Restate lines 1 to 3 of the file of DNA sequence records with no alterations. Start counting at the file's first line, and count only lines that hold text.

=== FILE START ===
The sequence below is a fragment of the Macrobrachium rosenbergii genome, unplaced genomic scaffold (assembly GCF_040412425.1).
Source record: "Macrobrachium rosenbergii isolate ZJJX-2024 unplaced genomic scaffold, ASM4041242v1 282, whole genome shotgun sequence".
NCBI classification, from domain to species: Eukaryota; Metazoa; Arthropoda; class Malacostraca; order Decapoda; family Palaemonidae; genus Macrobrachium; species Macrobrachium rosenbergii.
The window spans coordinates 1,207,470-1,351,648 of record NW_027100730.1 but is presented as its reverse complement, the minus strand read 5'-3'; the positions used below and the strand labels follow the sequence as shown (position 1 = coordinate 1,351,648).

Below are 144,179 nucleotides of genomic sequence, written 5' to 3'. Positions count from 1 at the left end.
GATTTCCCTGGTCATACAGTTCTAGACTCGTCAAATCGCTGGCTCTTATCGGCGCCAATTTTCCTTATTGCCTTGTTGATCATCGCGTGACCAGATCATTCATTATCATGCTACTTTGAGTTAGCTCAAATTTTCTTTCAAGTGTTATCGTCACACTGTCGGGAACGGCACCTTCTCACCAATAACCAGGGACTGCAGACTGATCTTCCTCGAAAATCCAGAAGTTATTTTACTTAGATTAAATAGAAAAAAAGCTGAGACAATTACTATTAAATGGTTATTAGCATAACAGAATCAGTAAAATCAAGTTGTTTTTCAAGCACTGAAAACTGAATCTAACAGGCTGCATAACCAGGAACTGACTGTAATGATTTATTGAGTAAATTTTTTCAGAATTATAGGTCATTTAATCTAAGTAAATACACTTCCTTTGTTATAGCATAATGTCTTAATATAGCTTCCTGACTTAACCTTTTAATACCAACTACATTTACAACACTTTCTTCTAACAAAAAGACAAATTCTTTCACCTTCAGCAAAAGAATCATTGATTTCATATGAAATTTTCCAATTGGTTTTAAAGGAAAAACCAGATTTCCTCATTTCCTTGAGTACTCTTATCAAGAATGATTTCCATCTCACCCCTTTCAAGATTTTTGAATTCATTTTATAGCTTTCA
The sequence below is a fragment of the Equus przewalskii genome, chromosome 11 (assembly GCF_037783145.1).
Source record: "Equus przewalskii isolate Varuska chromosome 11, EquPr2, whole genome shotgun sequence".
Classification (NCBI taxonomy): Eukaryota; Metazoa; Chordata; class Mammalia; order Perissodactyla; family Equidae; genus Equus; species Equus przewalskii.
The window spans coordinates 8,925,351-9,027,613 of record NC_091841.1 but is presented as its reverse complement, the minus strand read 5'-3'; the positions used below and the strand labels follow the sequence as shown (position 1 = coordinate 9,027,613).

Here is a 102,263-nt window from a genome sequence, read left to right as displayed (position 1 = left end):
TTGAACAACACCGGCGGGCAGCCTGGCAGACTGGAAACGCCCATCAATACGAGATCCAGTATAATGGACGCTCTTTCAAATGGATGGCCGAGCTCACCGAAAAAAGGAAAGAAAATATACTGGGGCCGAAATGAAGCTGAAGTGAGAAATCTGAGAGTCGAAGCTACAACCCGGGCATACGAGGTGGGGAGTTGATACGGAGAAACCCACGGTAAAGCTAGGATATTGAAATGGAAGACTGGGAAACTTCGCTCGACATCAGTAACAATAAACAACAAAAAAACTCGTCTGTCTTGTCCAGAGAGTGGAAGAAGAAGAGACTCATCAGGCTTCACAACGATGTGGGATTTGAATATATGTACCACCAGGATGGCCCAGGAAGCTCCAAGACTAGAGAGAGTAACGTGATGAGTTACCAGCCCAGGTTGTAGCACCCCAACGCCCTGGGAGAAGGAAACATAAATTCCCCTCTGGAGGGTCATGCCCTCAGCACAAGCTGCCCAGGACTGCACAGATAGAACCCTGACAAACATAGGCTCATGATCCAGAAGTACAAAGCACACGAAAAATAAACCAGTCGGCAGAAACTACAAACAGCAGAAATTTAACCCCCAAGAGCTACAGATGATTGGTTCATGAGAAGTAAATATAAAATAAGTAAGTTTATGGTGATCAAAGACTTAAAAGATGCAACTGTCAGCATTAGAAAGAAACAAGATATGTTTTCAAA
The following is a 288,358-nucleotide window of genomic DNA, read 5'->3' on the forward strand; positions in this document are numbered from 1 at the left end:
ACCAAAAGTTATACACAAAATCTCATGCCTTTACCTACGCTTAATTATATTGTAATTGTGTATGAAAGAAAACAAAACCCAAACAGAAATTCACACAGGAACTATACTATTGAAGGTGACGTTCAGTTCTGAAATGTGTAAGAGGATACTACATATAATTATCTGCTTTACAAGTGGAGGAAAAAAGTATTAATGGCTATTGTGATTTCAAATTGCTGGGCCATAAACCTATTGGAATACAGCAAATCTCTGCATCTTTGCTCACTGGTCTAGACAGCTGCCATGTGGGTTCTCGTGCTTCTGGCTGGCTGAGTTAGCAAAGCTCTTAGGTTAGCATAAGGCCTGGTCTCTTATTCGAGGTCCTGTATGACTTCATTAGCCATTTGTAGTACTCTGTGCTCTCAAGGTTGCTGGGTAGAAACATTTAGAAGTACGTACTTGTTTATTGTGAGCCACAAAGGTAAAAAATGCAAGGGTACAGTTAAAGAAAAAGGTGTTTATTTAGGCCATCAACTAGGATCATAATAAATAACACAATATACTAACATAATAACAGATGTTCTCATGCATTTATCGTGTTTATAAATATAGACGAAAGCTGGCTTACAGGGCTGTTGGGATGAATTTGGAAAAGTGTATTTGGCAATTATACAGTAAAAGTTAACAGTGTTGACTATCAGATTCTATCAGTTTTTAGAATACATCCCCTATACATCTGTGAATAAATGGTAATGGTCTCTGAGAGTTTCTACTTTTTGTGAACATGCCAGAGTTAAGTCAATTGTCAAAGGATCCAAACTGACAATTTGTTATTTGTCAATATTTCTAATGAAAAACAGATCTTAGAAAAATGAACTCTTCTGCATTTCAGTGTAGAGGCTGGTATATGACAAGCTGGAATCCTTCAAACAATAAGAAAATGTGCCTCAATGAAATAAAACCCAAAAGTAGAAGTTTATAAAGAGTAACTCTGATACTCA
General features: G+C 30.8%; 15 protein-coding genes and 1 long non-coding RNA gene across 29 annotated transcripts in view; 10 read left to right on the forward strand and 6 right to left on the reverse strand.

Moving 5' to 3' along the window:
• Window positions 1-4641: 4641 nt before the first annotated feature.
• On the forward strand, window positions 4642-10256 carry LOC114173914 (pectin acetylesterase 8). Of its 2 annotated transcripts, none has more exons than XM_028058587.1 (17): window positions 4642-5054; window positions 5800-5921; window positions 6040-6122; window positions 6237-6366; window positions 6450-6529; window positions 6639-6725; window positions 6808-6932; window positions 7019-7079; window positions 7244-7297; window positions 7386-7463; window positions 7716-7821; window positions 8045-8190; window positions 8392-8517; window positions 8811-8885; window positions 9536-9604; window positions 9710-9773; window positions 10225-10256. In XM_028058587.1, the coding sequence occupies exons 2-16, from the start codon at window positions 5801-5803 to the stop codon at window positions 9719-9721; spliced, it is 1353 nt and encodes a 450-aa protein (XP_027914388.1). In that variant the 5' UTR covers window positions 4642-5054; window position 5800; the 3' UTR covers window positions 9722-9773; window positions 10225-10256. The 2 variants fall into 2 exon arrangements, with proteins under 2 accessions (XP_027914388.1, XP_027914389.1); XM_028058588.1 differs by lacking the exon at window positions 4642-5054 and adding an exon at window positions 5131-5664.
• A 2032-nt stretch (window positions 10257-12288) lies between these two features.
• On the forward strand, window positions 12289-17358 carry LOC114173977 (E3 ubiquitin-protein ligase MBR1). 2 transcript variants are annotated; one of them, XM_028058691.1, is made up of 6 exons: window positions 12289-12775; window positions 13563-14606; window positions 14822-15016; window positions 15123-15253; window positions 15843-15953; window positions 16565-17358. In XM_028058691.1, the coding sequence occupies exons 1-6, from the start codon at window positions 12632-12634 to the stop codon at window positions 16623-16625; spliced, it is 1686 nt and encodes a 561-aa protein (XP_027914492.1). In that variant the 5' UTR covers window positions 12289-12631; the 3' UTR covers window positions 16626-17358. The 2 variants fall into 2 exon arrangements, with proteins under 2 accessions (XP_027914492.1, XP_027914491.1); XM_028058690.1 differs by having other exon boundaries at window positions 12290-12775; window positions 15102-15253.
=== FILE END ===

The sequence below is a fragment of the Macrobrachium rosenbergii genome, unplaced genomic scaffold (assembly GCF_040412425.1).
Source record: "Macrobrachium rosenbergii isolate ZJJX-2024 unplaced genomic scaffold, ASM4041242v1 282, whole genome shotgun sequence".
NCBI classification, from domain to species: Eukaryota; Metazoa; Arthropoda; class Malacostraca; order Decapoda; family Palaemonidae; genus Macrobrachium; species Macrobrachium rosenbergii.